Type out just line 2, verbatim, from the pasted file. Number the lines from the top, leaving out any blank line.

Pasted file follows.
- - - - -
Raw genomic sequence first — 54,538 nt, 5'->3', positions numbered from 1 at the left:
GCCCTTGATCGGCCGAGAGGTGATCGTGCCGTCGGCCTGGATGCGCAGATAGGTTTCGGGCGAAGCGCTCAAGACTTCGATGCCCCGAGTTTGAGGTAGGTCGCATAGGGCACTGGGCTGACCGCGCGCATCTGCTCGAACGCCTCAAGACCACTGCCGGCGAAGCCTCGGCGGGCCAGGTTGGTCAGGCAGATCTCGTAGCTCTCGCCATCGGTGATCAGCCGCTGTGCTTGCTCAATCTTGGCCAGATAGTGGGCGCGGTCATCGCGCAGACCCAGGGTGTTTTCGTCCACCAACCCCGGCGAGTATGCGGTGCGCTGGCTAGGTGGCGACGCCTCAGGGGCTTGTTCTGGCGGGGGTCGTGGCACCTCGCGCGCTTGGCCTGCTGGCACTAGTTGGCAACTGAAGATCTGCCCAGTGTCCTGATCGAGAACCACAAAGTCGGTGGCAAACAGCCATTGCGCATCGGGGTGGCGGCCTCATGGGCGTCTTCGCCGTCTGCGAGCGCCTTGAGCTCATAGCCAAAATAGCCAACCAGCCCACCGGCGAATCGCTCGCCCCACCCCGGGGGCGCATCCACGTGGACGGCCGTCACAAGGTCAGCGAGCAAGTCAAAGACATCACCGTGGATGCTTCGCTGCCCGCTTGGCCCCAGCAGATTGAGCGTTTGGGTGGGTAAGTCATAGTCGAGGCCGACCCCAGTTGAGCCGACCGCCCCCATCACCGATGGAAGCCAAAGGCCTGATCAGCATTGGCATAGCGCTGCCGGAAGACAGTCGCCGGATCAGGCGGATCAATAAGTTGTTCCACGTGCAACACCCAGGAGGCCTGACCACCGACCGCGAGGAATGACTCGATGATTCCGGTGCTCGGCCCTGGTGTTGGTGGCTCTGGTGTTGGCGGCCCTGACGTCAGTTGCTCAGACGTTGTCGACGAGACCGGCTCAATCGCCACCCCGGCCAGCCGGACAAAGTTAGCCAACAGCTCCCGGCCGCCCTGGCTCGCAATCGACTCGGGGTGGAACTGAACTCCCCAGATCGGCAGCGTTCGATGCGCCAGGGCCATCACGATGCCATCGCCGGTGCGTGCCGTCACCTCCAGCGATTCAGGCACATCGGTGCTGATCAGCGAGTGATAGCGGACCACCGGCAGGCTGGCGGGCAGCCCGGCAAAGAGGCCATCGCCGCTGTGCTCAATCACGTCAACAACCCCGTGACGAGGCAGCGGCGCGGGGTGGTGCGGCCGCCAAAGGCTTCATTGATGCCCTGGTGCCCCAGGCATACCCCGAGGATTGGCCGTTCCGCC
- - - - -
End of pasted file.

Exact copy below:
GCCCTTGATCGGCCGAGAGGTGATCGTGCCGTCGGCCTGGATGCGCAGATAGGTTTCGGGCGAAGCGCTCAAGACTTCGATGCCCCGAGTTTGAGGTAGGTCGCATAGGGCACTGGGCTGACCGCGCGCATCTGCTCGAACGCCTCAAGACCACTGCCGGCGAAGCCTCGGCGGGCCAGGTTGGTCAGGCAGATCTCGTAGCTCTCGCCATCGGTGATCAGCCGCTGTGCTTGCTCAATCTTGGCCAGATAGTGGGCGCGGTCATCGCGCAGACCCAGGGTGTTTTCGTCCACCAACCCCGGCGAGTATGCGGTGCGCTGGCTAGGTGGCGACGCCTCAGGGGCTTGTTCTGGCGGGGGTCGTGGCACCTCGCGCGCTTGGCCTGCTGGCACTAGTTGGCAACTGAAGATCTGCCCAGTGTCCTGATCGAGAACCACAAAGTCGGTGGCAAACAGCCATTGCGCATCGGGGTGGCGGCCTCATGGGCGTCTTCGCCGTCTGCGAGCGCCTTGAGCTCATAGCCAAAATAGCCAACCAGCCCACCGGCGAATCGCTCGCCCCACCCCGGGGGCGCATCCACGTGGACGGCCGTCACAAGGTCAGCGAGCAAGTCAAAGACATCACCGTGGATGCTTCGCTGCCCGCTTGGCCCCAGCAGATTGAGCGTTTGGGTGGGTAAGTCATAGTCGAGGCCGACCCCAGTTGAGCCGACCGCCCCCATCACCGATGGAAGCCAAAGGCCTGATCAGCATTGGCATAGCGCTGCCGGAAGACAGTCGCCGGATCAGGCGGATCAATAAGTTGTTCCACGTGCAACACCCAGGAGGCCTGACCACCGACCGCGAGGAATGACTCGATGATTCCGGTGCTCGGCCCTGGTGTTGGTGGCTCTGGTGTTGGCGGCCCTGACGTCAGTTGCTCAGACGTTGTCGACGAGACCGGCTCAATCGCCACCCCGGCCAGCCGGACAAAGTTAGCCAACAGCTCCCGGCCGCCCTGGCTCGCAATCGACTCGGGGTGGAACTGAACTCCCCAGATCGGCAGCGTTCGATGCGCCAGGGCCATCACGATGCCATCGCCGGTGCGTGCCGTCACCTCCAGCGATTCAGGCACATCGGTGCTGATCAGCGAGTGATAGCGGACCACCGGCAGGCTGGCGGGCAGCCCGGCAAAGAGGCCATCGCCGCTGTGCTCAATCACGTCAACAACCCCGTGACGAGGCAGCGGCGCGGGGTGGTGCGGCCGCCAAAGGCTTCATTGATGCCCTGGTGCCCCAGGCATACCCCGAGGATTGGCCGTTCCGCC